6. Multi-skill every team member 
It’s really tempting when you have a team that is working well to leave things as they are. Let the experts do the things they are expert in. But what if one of your experts leaves, or is off sick for an extended period? It’s important to have a contingency plan, and multi-skilling the team so that you are not dependent on certain individuals is an important part of managing responsibly. So look at every single role in your team – who could step into that role tomorrow if needed? Which roles don’t have an obvious successor? Who needs to develop new skills? Now you have the start of your development plan. 
7. Think about the future 
Managers should be looking ahead all the time, and planning for the next challenge or opportunity coming towards the team. If you always do what you’ve always done – you are likely to find yourself out of business very soon. So talk to your team about what the future might look like and what might be different, and get them into the right mind-set for change. Change is scary when we feel it’s outside our control, when it’s done to us rather than led by us. So help your team take control of change and start to make steps towards it.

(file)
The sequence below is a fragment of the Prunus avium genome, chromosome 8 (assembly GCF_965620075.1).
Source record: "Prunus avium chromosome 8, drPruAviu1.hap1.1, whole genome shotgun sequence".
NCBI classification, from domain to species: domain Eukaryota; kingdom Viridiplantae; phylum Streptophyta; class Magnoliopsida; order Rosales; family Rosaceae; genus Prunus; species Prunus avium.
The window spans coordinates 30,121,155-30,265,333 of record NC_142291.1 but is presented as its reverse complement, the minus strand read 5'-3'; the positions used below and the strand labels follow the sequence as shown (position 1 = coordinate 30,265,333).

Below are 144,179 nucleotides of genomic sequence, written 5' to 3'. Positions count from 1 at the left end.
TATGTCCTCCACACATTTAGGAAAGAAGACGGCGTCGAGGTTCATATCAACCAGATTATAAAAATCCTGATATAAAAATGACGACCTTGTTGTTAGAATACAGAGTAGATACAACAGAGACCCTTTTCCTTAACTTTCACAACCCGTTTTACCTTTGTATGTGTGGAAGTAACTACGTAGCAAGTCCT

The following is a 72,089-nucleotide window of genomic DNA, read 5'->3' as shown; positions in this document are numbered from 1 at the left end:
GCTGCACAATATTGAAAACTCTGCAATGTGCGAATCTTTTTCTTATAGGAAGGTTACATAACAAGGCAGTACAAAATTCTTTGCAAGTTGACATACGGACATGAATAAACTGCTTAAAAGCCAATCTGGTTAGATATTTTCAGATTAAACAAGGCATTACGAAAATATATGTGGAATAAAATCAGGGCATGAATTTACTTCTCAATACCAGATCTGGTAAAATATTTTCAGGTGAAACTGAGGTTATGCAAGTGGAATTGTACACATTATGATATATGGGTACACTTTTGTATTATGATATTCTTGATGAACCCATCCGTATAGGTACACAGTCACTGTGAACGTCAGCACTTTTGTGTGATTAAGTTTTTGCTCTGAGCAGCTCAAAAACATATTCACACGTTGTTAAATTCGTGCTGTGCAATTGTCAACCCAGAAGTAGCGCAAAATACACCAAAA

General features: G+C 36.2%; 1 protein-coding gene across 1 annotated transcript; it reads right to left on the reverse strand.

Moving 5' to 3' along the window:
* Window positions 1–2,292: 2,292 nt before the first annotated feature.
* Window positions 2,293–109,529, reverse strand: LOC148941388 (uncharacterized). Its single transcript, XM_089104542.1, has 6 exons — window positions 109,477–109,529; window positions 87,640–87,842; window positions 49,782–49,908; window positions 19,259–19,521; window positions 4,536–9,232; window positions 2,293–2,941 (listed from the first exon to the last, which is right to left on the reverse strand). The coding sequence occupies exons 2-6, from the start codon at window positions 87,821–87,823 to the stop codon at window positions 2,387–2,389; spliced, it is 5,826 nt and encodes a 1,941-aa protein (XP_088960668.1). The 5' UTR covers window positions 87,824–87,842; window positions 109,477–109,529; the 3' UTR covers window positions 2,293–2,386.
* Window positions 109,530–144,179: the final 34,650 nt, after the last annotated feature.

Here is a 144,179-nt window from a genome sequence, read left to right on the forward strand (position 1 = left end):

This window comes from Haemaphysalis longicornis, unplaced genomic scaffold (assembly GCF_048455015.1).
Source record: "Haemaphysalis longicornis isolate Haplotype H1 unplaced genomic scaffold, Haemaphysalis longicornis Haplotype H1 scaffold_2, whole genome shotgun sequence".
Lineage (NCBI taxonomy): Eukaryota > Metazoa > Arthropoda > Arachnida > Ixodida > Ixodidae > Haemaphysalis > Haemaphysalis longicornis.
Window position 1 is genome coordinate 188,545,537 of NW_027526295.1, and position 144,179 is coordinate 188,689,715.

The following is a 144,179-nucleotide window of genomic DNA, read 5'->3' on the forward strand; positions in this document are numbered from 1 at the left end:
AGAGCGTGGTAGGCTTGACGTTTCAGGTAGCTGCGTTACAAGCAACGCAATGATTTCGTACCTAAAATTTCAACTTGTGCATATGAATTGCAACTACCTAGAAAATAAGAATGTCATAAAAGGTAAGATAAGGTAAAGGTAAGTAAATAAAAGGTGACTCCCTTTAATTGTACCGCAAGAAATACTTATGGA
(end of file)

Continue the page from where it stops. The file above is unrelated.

8. Be a leader who serves the team 
A leader who does what? Surely this is the wrong way round? Well, no. You can stand behind your team and shout at them to work harder if you want, but it’s much more effective to lead from the front, clearing the barriers and blockages that are stopping the team from achieving their full potential. Ask your team every time you meet with them “What can I do to make it easier for you to achieve your targets?” and then do it. 
9. Insist on clear performance measures 
How do you know when your team are performing well? If your answer was “I just know”, then think again. How do they –the team members - know when they are performing well? When you leave them alone? When no-one is complaining at them? Doesn’t sound very motivational does it? Clear performance measures are just that – it’s crystal clear to employee and manager whether the target has been met or not. “Produce 300 widgets per day” is clear. “Improve productivity” isn’t. 
10. Have a fair culture, not a blame culture 
When a team is working well, they often take calculated risks to improve their performance even more. Sometimes they will get it right, and sometimes they won’t. The way their manager reacts will determine whether they ever bother trying again. So if someone has messed up, talk to them. Find out what was going through their head as they did what they did. Work out whether this is a coaching opportunity or a genuine violation of the rules, and then decide how to respond. 
How many of these steps would be in your top 10? What else would you include? I'd love to hear your thoughts.